Chef Q&A with Raoul Whitaker of David Burke Kitchen, New York
In this Chef Q&A we meet Executive chef Raoul Whitaker of David Burke Kitchen in New York. It’s a talk about how he became a chef, favorite food memories and the difference between working as a chef in London and New York, keep reading.
Raoul Whitaker have spent his entire career in the kitchen. After being trained at the Culinary Institute of America he was mentored by David Burke and earned the position of sous chef at David Burke’s Fishtail in 2008.
After that Raoul Whitaker was looking for some international experience and left for England to work at Restaurant Gordon Ramsay and La Chapelle as a sous chef. After some time in England Raoul Whitaker returned to New York to rejoin David Burke and he is now the Executive Chef at David Burke Kitchen. Now let’s talk food with Raoul.
How did you become a Chef?
I’ve always wanted to be a chef and have been in professional kitchens since the age of 15. I love being in the kitchen, it’s the one place when all communication is for an essential, direct purpose.
Did you ever consider a different profession?
No, not really. As a child, I thought of being a professional baseball player but it wasn’t meant to be!
Do you have a favorite food memory?
My favorite food memory is sitting around a dining table, surrounded by family, at Thanksgiving. My mother is German Irish, and my father is African American/Native American which made for a deliciously eccentric spread of dishes.
How would you describe your cuisine?
I would say that I have a straightforward approach to cooking and an affinity for seasonal, market-sourced ingredients.
Do you have a process when creating new dishes?
I allow myself to be inspired by an ingredient; find something and work with it rather than against it, and through trial and error, come up with something delicious! Of course, it has to go through several taste tests in the kitchen.
What’s your favorite thing on the menu right now?
House-made Rigatoni with red wine game ragout, duck egg, parsley gremolata and roasted mushrooms.
You grew up close to food with your Grandmother’s restaurant, do you think this has had an influence of your choice of career?
Unfortunately, my grandmother had retired by the time I was able to be in the kitchen but her love of meals that were warming and satisfying definitely influenced how we ate as a family and absolutely inspired how I cook today.
You’ve spent some time cooking at the highest level in London, how is the dining scene there compared to New York?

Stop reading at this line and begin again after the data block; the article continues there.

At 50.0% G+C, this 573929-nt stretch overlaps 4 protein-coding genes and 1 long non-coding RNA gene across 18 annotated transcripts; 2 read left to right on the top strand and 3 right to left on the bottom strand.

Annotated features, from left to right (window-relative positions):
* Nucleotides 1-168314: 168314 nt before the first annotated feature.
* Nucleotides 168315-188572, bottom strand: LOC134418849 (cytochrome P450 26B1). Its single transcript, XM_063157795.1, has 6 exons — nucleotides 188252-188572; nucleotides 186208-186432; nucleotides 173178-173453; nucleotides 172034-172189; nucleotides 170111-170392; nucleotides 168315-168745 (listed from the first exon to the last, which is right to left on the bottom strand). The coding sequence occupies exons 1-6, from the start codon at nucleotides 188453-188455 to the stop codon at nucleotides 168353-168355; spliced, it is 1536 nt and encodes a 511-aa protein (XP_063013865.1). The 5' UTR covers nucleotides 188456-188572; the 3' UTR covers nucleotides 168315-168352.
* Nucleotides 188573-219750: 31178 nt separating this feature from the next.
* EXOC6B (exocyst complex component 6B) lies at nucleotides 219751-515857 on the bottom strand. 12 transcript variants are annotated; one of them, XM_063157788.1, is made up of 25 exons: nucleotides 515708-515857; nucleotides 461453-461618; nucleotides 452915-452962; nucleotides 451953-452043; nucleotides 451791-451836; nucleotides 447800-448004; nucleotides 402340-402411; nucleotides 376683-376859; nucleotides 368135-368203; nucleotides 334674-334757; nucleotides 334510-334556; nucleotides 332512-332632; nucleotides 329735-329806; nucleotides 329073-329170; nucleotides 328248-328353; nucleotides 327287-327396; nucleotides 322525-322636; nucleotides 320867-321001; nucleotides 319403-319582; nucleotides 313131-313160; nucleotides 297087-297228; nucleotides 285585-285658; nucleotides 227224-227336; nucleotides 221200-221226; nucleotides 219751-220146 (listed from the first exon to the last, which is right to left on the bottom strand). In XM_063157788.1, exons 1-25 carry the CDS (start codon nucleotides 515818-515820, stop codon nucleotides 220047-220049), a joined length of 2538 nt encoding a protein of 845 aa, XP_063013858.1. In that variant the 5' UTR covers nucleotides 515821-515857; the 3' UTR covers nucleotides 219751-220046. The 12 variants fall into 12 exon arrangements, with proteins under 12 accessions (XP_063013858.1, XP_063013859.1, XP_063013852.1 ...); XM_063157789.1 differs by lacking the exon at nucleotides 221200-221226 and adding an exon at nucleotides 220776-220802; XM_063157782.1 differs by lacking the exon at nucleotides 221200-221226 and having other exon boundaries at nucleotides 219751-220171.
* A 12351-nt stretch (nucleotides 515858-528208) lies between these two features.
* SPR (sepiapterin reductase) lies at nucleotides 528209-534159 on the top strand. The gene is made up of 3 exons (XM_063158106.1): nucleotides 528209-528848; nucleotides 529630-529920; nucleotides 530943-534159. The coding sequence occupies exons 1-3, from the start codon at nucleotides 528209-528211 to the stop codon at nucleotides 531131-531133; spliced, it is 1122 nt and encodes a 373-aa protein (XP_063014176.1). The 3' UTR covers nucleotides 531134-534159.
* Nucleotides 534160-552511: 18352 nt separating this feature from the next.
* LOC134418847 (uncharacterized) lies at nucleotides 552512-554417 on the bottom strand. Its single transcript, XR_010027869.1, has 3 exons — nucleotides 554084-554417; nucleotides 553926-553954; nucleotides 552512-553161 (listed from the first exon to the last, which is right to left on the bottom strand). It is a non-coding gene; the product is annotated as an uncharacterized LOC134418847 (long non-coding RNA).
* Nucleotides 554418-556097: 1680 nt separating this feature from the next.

The dining scene varies widely within both cities which makes it a hard comparison but in terms of in the kitchen, I’d say that kitchens in London have been trained on decades of dedication and discipline which is reflected in how kitchens are run, and what sort of dish they are plating up.
What was the best thing you learned while working abroad?
My time in London taught me a great deal about work ethic and ways of working within the kitchen. In particular, it taught me a great deal about how to lead a kitchen, and what kind of Executive Chef I wanted to be.
Where do you like to travel for culinary inspiration?
I find inspiration from travelling to rural environments where people are cooking with what is directly available to them, in the season they are experiencing. I love cooking with a natural and simple approach that works with the environment. As a result, I take inspiration from people like a butcher in a small town who knows the produce he is working with and can recommend a meat or a specific cut for an ingredient I’d like to use.
On a late night out, what’s your drink of choice?
Tequila, pilsner or Jameson. I love a Rattenberger at Todd Hall after a big day in the kitchen.
Do you have a guilty pleasure in food, and if so what is it?
For late night, I always make a grilled cheese before leaving Kitchen, or grab a Shawarma on the way home. My guilty pleasures are Haribo gummy bears!
Who do you think we should interview here at Ateriet?
Adam Harvey because he is young, ambitious and is currently opening his own restaurant, A&E and Matt Jennings because, well, he is Matt Jennings.
Name: Raoul Whitaker
Birth city: San Francisco
Current city: New York City
Previous profession: Has always been in the kitchen. At college my first major was criminology!
Favorite quote: “Always treat others the way you would want to be treated”
Thanks Raoul for your time and keep cooking. You can check out Raoul Whitaker at Instagram, find him @Raoullw
About David Burke Kitchen New York
David Burke Kitchen opened in 2010 inside the James Hotel in New York. Executive Chef Raoul Whitaker offers a wholesome modern American menu served in a fun style. David Burke Kitchen is open for breakfast, brunch, lunch and dinner and is located on 23 Grand St, Soho, New York.
For menus and reservations please visit David Burke Kitchen online. You can of course find them on Facebook, Instagram and Twitter as well.
About Ateriet’s Chef Q&A
Chef Q&A at Ateriet is my way of giving great chefs the respect they deserve. I interview chefs from all over the world with the stuff I want to know. If you know a chef I should interview or have any other suggestions don’t be afraid to let me know, just leave a comment or send an email. You can read my other Chef Q&A’s here or explore all these great chefs and restaurants in my Chef Q&A Map, you’ll find it here.